Gina Molinari yoga, wellness, travel and coaching
Have you ever started something - a BIG, scary thing that took a lot of courage to begin - and then midway through, you panic and self-sabotage to make your fears come true?
Let me give you an oddly specific, but rather comical example (we need to keep Mondays light-hearted!)
There's this abandoned harbor near Twin Fin Surf Camp where you can jump off the wall and into deep, clear water. I'm a fire sign, through and through, so getting into water has never felt natural to me. It takes courage for me to cross a river, let alone jump into the ocean from 6 meters up.
Determined to jump, I climbed over the ledge and attempted to steady my nervous legs as friends looked up from below and encouraged me. "You'll be fine! Just jump out!".
Mustering all the courage I had, I let go and let this big thing happen.
Here's the sabotage piece.
I'd already done the hard work, the brave part. I'd already allowed myself permission to act boldly. I'd already committed and set the course in motion. Truly, there was only one outcome - land in the water - and all I had to do was not fight my way there.
I wish I could report that I learned to levitate, but I didn't. Somewhere between my release and the water, I panicked and started running in the air. Flailing my legs and left arm (my right hand was holding my nose), some irrational part of my brain tried to control the simple act of falling into gravity.
"Are you alright?" When I resurfaced to see the shock on my friends' faces, I knew I'd done it wrong. Then I felt the stinging pain on the back of my right leg and my left shin. Instead of landing feet first like a dagger piercing the ocean, I'd configured myself into an awful, floppy shape and hit the water hard. My moment of panic and fighting had sabotaged the letting go I had committed to.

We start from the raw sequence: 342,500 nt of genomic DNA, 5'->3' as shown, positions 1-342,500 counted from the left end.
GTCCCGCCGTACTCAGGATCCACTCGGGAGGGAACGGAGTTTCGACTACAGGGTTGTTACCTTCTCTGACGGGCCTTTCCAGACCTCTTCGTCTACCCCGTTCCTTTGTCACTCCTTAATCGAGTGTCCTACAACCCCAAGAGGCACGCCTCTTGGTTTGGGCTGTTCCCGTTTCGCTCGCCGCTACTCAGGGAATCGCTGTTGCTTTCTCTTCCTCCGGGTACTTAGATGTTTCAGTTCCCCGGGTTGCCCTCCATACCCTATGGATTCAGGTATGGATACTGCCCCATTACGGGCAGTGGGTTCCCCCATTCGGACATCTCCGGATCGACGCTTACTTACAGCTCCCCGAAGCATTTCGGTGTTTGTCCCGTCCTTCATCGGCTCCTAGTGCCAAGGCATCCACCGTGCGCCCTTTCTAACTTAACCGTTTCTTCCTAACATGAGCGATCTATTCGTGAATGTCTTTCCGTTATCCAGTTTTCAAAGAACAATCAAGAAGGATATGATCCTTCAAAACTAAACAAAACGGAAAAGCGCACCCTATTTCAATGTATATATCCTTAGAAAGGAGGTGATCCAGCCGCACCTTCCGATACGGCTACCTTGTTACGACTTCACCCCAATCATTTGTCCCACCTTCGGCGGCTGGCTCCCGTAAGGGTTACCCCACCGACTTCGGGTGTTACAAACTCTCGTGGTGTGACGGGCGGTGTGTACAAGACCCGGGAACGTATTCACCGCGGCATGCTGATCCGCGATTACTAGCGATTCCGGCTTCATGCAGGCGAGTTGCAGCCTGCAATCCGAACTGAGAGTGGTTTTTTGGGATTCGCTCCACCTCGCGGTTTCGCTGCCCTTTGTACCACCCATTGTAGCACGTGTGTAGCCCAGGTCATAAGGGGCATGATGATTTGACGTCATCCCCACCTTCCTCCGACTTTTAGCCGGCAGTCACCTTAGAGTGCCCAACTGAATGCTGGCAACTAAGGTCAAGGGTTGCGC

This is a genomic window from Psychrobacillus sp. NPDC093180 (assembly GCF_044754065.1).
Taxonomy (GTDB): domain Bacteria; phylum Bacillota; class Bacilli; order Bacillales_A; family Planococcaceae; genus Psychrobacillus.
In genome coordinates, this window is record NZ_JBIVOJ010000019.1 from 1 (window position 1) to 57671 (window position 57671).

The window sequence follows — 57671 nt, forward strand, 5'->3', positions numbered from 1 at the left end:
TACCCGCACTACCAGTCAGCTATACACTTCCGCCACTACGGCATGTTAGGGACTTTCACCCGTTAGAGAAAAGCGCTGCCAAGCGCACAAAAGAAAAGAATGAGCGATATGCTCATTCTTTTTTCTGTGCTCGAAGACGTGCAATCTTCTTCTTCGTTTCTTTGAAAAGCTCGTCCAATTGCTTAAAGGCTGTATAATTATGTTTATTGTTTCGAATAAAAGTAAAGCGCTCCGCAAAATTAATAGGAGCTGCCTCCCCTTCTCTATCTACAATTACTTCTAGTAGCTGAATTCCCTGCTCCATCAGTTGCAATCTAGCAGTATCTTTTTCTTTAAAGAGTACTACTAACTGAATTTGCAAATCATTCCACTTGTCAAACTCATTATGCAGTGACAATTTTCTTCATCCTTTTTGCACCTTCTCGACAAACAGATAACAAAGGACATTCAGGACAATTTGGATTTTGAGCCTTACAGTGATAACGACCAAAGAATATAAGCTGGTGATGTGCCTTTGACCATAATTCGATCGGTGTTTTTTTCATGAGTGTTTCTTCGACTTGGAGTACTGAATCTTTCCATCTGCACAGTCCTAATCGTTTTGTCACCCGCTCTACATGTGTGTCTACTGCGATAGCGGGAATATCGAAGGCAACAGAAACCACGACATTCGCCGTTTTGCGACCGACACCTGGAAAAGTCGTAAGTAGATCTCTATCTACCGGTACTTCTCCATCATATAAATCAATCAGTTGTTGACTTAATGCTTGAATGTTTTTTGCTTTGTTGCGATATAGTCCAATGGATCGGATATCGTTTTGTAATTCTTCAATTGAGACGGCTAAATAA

I’m fine. There’s a 9-inch bruise on the back of my leg, but I’m fine. Even trying to defy gravity and sabotaging a simple jump didn’t destroy me. Plus, there’s a hilarious video of my clumsy mishap.
There are many lessons here, but today I invite you to be curious about what big leaps of faith you’ve taken in your life. Where have you acted boldly and with courage to move towards something that could be natural if you let it?
Can you predict where you may sabotage the good things that are happening? Can you identify the places where fear may call for you to reach out towards the edges and fight against the course you’ve set in motion?
Can you stay true to your course, try not to panic, and allow yourself to land gracefully at your destination?
My senior year of high school, I printed out the poem Song of the Open Road by Walt Whitman. At that point of my life I was both making plans for my suicide and creating dreams of traveling the world. I’ve always had commitment issues, fortunately. That poem held hope within its lines, words that painted a meaningful existence I couldn’t resist falling in love with.
After college, I started working a 9-5 office job and still had the printed poem. Day by day, I felt my soul being sucked away through the computer screen or screams on the other end of the telephone line. I imagined the triumphant day I would leave, walking away from security, the status quo, and the way things were. On that day, I told myself, I would post on my Facebook the first lines of that poem that served as a beacon of hope for all those years:
Afoot and light-hearted, I take to the open road,
Healthy, free, the world before me,
The long brown path before me, leading wherever I chose.
The same copy of the poem came with me when I finally quit my job and traveled for 5 months.
Each time I leave to travel, I read Song of the Open Road again, new lines jumping off the page to guide me. Because every journey off the beaten path brings a new lesson, a new challenge, a new perspective. What excites me most about my travels are the things I’m not expecting, aside from knowing that I will be surprised by the twists and gifts of Grace as I walk this open road.
I’d like to share with you the entirety of Walt Whitman’s ode to the traveler, so that you may be sung to by the message that your heart most needs to hear.
Song of the Open Road
Ramblings, insights, & motivation